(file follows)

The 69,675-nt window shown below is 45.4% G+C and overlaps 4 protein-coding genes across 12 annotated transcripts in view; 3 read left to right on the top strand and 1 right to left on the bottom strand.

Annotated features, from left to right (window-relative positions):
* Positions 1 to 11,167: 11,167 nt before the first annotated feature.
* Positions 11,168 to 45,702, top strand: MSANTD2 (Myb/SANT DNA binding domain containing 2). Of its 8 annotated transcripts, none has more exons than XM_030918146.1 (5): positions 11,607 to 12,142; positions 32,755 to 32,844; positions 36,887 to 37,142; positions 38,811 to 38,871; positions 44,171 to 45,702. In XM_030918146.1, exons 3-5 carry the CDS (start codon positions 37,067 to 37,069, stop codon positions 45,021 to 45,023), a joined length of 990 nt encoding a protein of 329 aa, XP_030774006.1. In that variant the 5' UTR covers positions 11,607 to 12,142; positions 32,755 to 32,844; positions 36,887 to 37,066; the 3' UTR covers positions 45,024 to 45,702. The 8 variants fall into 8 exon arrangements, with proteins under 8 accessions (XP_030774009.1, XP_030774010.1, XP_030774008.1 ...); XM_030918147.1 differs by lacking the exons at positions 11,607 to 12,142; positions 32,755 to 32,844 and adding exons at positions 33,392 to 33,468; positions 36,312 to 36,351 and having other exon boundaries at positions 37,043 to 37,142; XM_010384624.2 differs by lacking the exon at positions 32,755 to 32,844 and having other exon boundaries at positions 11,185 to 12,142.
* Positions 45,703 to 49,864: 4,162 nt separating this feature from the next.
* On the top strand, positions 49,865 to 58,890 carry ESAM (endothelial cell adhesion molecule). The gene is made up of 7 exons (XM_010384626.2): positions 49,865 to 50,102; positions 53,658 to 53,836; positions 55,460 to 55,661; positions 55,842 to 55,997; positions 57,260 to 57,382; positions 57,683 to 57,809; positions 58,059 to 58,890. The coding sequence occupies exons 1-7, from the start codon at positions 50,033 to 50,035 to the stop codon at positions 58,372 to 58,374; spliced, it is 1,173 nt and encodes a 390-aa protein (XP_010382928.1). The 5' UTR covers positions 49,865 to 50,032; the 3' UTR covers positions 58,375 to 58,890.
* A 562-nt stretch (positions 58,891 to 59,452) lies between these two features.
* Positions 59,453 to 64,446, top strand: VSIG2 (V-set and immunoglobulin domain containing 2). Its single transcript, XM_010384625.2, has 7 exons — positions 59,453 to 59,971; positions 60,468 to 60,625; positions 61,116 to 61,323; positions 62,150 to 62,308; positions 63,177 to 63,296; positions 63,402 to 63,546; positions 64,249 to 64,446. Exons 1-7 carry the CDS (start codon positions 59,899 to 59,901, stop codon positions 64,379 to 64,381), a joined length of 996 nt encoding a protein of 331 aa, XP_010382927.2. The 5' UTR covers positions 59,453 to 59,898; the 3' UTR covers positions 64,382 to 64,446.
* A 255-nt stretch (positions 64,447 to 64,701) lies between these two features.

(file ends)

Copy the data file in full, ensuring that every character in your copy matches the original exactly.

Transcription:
The 69,675-nt window shown below is 45.4% G+C and overlaps 4 protein-coding genes across 12 annotated transcripts in view; 3 read left to right on the top strand and 1 right to left on the bottom strand.

Annotated features, from left to right (window-relative positions):
* Positions 1 to 11,167: 11,167 nt before the first annotated feature.
* Positions 11,168 to 45,702, top strand: MSANTD2 (Myb/SANT DNA binding domain containing 2). Of its 8 annotated transcripts, none has more exons than XM_030918146.1 (5): positions 11,607 to 12,142; positions 32,755 to 32,844; positions 36,887 to 37,142; positions 38,811 to 38,871; positions 44,171 to 45,702. In XM_030918146.1, exons 3-5 carry the CDS (start codon positions 37,067 to 37,069, stop codon positions 45,021 to 45,023), a joined length of 990 nt encoding a protein of 329 aa, XP_030774006.1. In that variant the 5' UTR covers positions 11,607 to 12,142; positions 32,755 to 32,844; positions 36,887 to 37,066; the 3' UTR covers positions 45,024 to 45,702. The 8 variants fall into 8 exon arrangements, with proteins under 8 accessions (XP_030774009.1, XP_030774010.1, XP_030774008.1 ...); XM_030918147.1 differs by lacking the exons at positions 11,607 to 12,142; positions 32,755 to 32,844 and adding exons at positions 33,392 to 33,468; positions 36,312 to 36,351 and having other exon boundaries at positions 37,043 to 37,142; XM_010384624.2 differs by lacking the exon at positions 32,755 to 32,844 and having other exon boundaries at positions 11,185 to 12,142.
* Positions 45,703 to 49,864: 4,162 nt separating this feature from the next.
* On the top strand, positions 49,865 to 58,890 carry ESAM (endothelial cell adhesion molecule). The gene is made up of 7 exons (XM_010384626.2): positions 49,865 to 50,102; positions 53,658 to 53,836; positions 55,460 to 55,661; positions 55,842 to 55,997; positions 57,260 to 57,382; positions 57,683 to 57,809; positions 58,059 to 58,890. The coding sequence occupies exons 1-7, from the start codon at positions 50,033 to 50,035 to the stop codon at positions 58,372 to 58,374; spliced, it is 1,173 nt and encodes a 390-aa protein (XP_010382928.1). The 5' UTR covers positions 49,865 to 50,032; the 3' UTR covers positions 58,375 to 58,890.
* A 562-nt stretch (positions 58,891 to 59,452) lies between these two features.
* Positions 59,453 to 64,446, top strand: VSIG2 (V-set and immunoglobulin domain containing 2). Its single transcript, XM_010384625.2, has 7 exons — positions 59,453 to 59,971; positions 60,468 to 60,625; positions 61,116 to 61,323; positions 62,150 to 62,308; positions 63,177 to 63,296; positions 63,402 to 63,546; positions 64,249 to 64,446. Exons 1-7 carry the CDS (start codon positions 59,899 to 59,901, stop codon positions 64,379 to 64,381), a joined length of 996 nt encoding a protein of 331 aa, XP_010382927.2. The 5' UTR covers positions 59,453 to 59,898; the 3' UTR covers positions 64,382 to 64,446.
* A 255-nt stretch (positions 64,447 to 64,701) lies between these two features.